Bouffant hair, the flip, eyeliner, headbands, short skirts, catsuits and - horror of horrors - bell-bottoms.
Flip through any fashion magazine and you'll discover that the '60s are back and the fashions are swinging as radically between class and tackiness now as they did nearly 30 years ago.The '60s have made a popular comeback in Salt Lake City, too. Note Carole Mikita's hair. The KSL anchor, along with hundreds of other Utah women, now sports the flip.
Excerpts from the '60s began showing up in store windows two years ago. Tie-dyed T-shirts, chain belts, the color orange and other mementos from a decade baby boomers remember with fondness and loathing slipped into our wardrobes.
But the baby boomers didn't drag the '60s back to the forefront of fashion with such fierce completeness this year. Their children did.
Teenagers and young people in their 20s who never got the chance to wear polyester pantsuits or backcomb their hair - poor darlings - have latched onto the eccentric fashions of the '60s - like the starving to bread.
The excesses of the '60s make its resurgence a trend primarily for the young. Bazaar magazine plunged into the '60s with the other fashion magazines this fall, showing page after page of models in bold eyeliner, pale lipstick and backcombed hair.
But Bazaar's special annual issue "Forty and Fabulous" took a more understated approach to the '60s, advising its readers to eschew the bold sweeps of black eyeliner that sweep out past the outer corner of the lid in favor of a thin, understated line that stops at the end of the eye.
The magazine also counseled its over-40 readers to stay away from some of the other caricatures of the '60s. No over-40s model in the magazine sported headbands or bouffant hair.
On the other hand, they did wear boots, short skirts, vests and bright, bold colors.
As with every trend, it's a matter of taking the tasteful and flattering and leaving the tacky. For many, the body-exposing look of the '60s - seen in the unitards, skinny leggings and short, flippy A-line dresses - are both tasteful and flattering.
Andrea Ludlow, fashion coordinator for the Utah Nordstrom, says the biggest '60s emphasis right now is hair, makeup and headbands.
Susan Draayer, assistant store manager of sales for Weinstocks, noted that headbands are selling out in the Utah Weinstocks. The new headbands are wider - almost 3 inches wide.
"They are worn over the hairline, covering it," Ludlow said. "They also cover half of the forehead. With the hair, the height is in the crown of the head, not the front."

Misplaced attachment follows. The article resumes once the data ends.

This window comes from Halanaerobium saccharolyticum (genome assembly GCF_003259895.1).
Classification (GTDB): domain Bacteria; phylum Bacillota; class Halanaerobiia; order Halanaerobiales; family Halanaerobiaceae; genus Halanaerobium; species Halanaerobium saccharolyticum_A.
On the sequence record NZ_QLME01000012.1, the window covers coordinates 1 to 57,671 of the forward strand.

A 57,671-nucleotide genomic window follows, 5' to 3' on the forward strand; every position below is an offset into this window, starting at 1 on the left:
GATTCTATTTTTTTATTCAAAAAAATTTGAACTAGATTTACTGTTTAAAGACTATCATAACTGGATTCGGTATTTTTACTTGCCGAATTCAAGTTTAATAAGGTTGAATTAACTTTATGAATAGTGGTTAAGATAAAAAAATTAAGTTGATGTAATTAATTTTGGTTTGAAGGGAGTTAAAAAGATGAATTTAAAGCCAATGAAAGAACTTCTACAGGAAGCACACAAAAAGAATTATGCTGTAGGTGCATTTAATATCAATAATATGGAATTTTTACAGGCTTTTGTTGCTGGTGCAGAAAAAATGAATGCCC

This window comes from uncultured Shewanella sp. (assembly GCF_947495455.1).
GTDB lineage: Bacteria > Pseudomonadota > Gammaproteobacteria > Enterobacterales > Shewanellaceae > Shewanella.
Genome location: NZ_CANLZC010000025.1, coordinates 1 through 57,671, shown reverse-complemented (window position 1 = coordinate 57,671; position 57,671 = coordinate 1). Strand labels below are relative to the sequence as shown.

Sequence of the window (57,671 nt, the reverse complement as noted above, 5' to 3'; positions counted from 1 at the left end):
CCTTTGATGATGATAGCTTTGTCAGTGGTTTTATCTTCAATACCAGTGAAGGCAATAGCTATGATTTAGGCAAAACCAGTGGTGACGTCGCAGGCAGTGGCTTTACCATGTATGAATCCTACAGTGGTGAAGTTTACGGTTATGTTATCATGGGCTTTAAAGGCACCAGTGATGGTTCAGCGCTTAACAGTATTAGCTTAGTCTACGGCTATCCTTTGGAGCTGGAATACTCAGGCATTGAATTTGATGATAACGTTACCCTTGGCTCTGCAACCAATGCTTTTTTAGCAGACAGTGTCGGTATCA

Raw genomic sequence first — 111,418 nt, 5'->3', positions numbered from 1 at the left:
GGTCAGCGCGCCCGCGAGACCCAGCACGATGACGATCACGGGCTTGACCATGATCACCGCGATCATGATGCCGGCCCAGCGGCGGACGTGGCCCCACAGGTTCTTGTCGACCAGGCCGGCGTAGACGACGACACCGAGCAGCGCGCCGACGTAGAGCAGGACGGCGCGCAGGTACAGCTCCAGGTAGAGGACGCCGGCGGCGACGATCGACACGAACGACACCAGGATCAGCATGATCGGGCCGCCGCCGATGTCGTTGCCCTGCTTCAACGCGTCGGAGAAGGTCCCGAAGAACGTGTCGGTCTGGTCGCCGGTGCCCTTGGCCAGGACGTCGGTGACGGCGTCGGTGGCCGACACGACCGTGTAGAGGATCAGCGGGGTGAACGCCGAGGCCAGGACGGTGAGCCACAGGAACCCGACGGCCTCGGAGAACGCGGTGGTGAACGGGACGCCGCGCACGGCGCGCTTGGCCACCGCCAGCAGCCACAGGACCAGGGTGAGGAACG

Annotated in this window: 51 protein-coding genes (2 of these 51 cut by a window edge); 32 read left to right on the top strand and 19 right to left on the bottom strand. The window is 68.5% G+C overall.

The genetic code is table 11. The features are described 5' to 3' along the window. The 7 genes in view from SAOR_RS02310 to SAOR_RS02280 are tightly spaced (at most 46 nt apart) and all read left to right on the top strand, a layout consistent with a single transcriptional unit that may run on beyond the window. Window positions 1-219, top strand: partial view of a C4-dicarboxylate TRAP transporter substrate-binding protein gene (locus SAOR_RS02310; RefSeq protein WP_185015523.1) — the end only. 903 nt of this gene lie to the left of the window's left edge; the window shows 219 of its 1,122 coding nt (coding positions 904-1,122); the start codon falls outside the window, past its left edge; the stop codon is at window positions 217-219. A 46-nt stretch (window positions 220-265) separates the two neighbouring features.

For '60s veterans, that means ratting, now euphemisticaly called "backcombing."
"You are seeing a lot of girls backcombing," said Richard Collard, a member of the artistic team at the David Anthony Salon.
"Girls with long, one-length hair backcomb their hair to give it a bubbled crown. Then they wear the really wide scarves. You are also seeing some softer, tousled french twists with some backcombing in the crown."
Even the shorter bobs and "boy cuts" sport crowns elevated by backcombing, he said.
"The black, heavy eyeliner is coming back as are pale lips," Collard said. "Perms are OK as long as they aren't tight or frizzy. Right now, perms are used for volume and lift in the crown and to give the hair texture. Now women are getting them so they can wash their hair, jump out of the shower and go to work like they did two years ago. Most women are blowing their perms out straight now."
David Anthony customers are demanding the short, boy cuts - "like Demi Moore's in that ghost movie," Collard said - all one-length long hair and straighter bobs.
Judging from Eastern sales, Ludlow expects Utah women to buy the Gucci prints that are reproductions of the hot gucci prints of the '60s.
She also expects strong sales in all sorts of printed velvets, particulary floral jackets with a black background worn over black velvet skirts. The printed velvet vests, jackets and overjackets sport oranges, purples, reds and fuchsias, Ludlow said.
A-line skirts, dresses and short, swingy A-line coats represent a different segment of the '60s: a more classic, stylish look reminiscent of then-first lady Jackie Kennedy. Those, too, will be strong, Ludlow said.
If "Mod Squad" was your favorite TV show in the '60s, queue up now for the over-the-knee boots that will be hitting Utah stores this fall.
If you would rather have a touch of the '60s while working with the wardrobe you have, Ludlow suggests contrasting bright, solid colors in your wardrobe, such as putting a yellow skirt with a fuchsia jacket and orange accessories. (That's what she said!)
"Everything should be a different, bright color," she advised. For those who fear polyester pantsuits, Ludlow promises that this visit to the '60s will be an improvement on the past, not a re-creation of it.
"These are all modern interpretations of the '60s," she said. "The fabric is better. Colors are better. The styles are reminiscent, but they will never be exactly the same."